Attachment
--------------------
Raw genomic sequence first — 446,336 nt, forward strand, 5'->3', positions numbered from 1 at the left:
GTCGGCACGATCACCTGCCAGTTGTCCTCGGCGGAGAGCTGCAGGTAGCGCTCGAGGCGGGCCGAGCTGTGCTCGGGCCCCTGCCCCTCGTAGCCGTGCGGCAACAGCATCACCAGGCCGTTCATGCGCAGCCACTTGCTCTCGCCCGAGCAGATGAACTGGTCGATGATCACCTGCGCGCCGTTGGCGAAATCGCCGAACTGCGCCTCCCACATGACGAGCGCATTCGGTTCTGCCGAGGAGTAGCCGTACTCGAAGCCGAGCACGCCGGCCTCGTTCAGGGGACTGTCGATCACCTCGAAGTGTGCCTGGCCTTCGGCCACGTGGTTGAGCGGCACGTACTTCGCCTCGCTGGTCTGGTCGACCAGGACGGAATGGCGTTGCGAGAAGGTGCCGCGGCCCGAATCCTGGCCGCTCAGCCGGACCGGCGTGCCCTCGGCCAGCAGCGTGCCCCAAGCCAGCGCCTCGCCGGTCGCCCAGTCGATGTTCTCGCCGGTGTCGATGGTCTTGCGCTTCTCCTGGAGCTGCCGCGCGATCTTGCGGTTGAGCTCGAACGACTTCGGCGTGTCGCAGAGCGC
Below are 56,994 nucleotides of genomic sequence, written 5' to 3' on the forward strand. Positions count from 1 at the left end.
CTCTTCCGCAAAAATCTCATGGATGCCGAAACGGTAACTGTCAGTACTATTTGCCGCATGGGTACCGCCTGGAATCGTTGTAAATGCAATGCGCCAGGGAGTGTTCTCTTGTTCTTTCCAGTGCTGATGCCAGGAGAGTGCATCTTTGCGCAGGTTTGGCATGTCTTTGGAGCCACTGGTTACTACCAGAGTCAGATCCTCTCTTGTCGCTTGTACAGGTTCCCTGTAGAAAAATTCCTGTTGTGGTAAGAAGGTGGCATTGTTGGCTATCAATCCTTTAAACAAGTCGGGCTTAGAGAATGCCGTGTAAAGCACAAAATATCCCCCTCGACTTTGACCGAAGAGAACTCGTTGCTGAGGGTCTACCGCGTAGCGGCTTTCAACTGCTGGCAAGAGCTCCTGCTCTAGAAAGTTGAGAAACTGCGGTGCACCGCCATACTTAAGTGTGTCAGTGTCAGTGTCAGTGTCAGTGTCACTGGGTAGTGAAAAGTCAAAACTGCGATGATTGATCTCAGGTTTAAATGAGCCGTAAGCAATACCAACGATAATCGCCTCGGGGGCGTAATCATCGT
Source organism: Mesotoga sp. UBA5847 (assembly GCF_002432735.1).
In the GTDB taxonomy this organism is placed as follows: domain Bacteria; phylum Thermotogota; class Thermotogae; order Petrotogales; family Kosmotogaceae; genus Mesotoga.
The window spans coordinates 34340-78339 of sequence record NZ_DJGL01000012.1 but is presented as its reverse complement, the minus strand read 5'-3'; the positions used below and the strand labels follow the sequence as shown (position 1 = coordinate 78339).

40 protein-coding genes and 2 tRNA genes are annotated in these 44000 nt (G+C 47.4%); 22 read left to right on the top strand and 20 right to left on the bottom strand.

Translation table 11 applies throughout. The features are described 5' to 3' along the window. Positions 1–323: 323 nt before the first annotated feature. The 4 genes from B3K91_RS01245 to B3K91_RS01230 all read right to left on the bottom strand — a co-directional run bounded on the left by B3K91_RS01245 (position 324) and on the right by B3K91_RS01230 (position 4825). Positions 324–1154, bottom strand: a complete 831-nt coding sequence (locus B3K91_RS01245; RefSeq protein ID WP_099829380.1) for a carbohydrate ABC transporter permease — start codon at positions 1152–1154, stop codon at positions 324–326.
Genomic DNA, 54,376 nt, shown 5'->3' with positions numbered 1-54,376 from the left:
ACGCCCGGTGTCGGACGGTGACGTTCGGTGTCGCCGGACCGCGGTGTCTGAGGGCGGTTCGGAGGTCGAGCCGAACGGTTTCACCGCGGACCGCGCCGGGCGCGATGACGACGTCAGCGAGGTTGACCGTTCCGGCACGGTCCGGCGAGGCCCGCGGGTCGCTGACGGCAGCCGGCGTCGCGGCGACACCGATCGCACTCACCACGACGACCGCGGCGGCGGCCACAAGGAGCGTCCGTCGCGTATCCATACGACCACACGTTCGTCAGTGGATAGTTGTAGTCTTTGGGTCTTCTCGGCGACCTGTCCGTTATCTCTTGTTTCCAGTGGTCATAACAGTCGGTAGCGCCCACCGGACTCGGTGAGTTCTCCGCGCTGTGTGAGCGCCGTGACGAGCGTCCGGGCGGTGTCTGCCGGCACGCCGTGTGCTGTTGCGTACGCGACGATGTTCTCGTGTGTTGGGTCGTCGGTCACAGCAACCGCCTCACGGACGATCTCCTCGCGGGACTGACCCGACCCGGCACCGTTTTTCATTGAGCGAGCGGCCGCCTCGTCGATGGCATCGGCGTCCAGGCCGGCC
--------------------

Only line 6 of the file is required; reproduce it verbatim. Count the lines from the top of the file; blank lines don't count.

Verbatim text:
In the GTDB taxonomy this organism is placed as follows: domain Bacteria; phylum Thermotogota; class Thermotogae; order Petrotogales; family Kosmotogaceae; genus Mesotoga.